3. Results

3.1. Prediction Performance

3.1.1. Hip Radiographic Image

The performance evaluation of the five CNN models using only hip radiographs is presented in Table 2. EfficientNet b3 and GoogleNet were unsurpassed in accuracy (0.8407), precision (0.8929), and specificity (0.8824). ResNet34 was unsurpassed in accuracy (0.8407), F1 score (0.8500), and AUC score (0.9203). EfficientNet b4 was the best CNN model in recall (0.8548) and negative predictive value (0.8085).

3.1.2. Hip Radiographic Image-Connected Clinical Covariates

Table 3 presents the performance evaluation for hip radiographs combined with clinical covariates analysis. EfficientNet b3 was unsurpassed in accuracy (0.8850), recall (0.8871), negative predictive value (0.8654), F1 score (0.8943), and AUC score (0.9374). ResNet34 exhibited the best precision (0.9273) and specificity (0.9216). Very interestingly, the addition of clinical covariates resulted in an increase in almost all performance metrics in all CNN networks over the analysis of hip radiographs alone (Table 4). Figure 3 shows the ROC curves for both cases.

3.2. Visualization of Model Classification

Figure 4 depicts the focused visualization area obtained by Guided Grad-CAM. We selected the ensemble analysis (clinical covariates added to the hip radiographs data) using EfficientNet b3 and EfficientNet b4 with the good performance metrics. In the radiographs of both osteoporosis and normal patients, the relatively distinct areas of shading around the lesser trochanter were identified as deep-learned feature areas.

4. Discussion

This study demonstrated that CNNs can diagnose osteoporosis from hip radiographs with relatively high accuracy. Moreover, including patient variables involved in routine clinical setting improved the accuracy of predictions compared to those using the image model alone. The EfficientNet b3 network exhibited the highest performance (accuracy: 88.5%; recall: 88.7%; F1 score: 0.8943; and AUC score: 0.9374) in diagnosing osteoporosis from proximal femoral cropped images from entire hip radiographs among the five networks.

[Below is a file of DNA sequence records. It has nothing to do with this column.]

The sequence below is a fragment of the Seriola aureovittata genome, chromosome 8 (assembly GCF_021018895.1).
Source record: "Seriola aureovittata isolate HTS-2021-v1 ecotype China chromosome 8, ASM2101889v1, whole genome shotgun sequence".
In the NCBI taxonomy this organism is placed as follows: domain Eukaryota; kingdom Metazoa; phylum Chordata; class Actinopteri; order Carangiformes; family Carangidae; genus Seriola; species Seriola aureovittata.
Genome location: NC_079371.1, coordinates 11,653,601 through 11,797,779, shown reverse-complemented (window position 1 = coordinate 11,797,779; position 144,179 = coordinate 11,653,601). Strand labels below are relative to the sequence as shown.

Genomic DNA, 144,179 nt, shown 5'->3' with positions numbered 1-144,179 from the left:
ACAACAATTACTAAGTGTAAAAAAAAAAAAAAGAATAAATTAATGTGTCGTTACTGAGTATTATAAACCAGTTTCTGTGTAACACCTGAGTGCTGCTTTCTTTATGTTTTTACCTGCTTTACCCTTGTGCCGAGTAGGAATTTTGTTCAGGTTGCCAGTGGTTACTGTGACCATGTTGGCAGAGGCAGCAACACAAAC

The advantages of our study over previous studies that diagnosed osteoporosis using DL [27] are that it was based on a larger number of cases, and included more clinically suspicious cases and patients considered at risk of developing osteoporosis in the future for osteoporosis. The addition of patient variables offered important information, which improved the sensitivity and AUC score in particular. Our classification model combines image features and patient factors with the help of a neural network. We conclude that the diagnostic accuracy improved because we could make inferences while simultaneously considering vital information related to clinical covariates that cannot be extracted from images alone. To the best of our knowledge, this was the first study to compare the relative osteoporosis diagnostic efficiencies of DL systems that use images alone and those that also use patient variables. The results with relative high sensitivity suggest that the model of the image with patient variables offers a superior tool for screening osteoporosis in a clinical setting.
The EfficientNet b3 network was the highest accuracy of all the CNNs used in this study. The diagnostic accuracy varied significantly depending on the difference among the CNNs. We speculated that factors such as the image quality and quantity would directly affect the analytical findings. The worst classification performance was that of the several basic CNNs with relatively few convolutional layers. It can be inferred that CNN models with few convolutional layers have limited machine-learning capability for binary classification (in our case, osteoporosis or not) [40].
In this study, the performance of the CNNs was comparable to the diagnostic accuracy in a similar previous studies using hip radiographs with AUC 0.50–0.86 [27,28]. The area identified by Grad-CAM also has some test images that are somewhat consistent with the area around the lesser trochanter, which may allow the diagnosis of osteoporosis. The output of the Grad-CAM is purely for reference and does not directly imply the prediction itself [17]. Because our model has been trained for classification but not for localization, it might focus on outside femoral bone as shown by the Grad-CAM. Nonetheless, it is important to note that the prediction is correct. In the future, it will be necessary to study a higher number of cases and examine images of various sizes as well as images of soft-tissue contrast.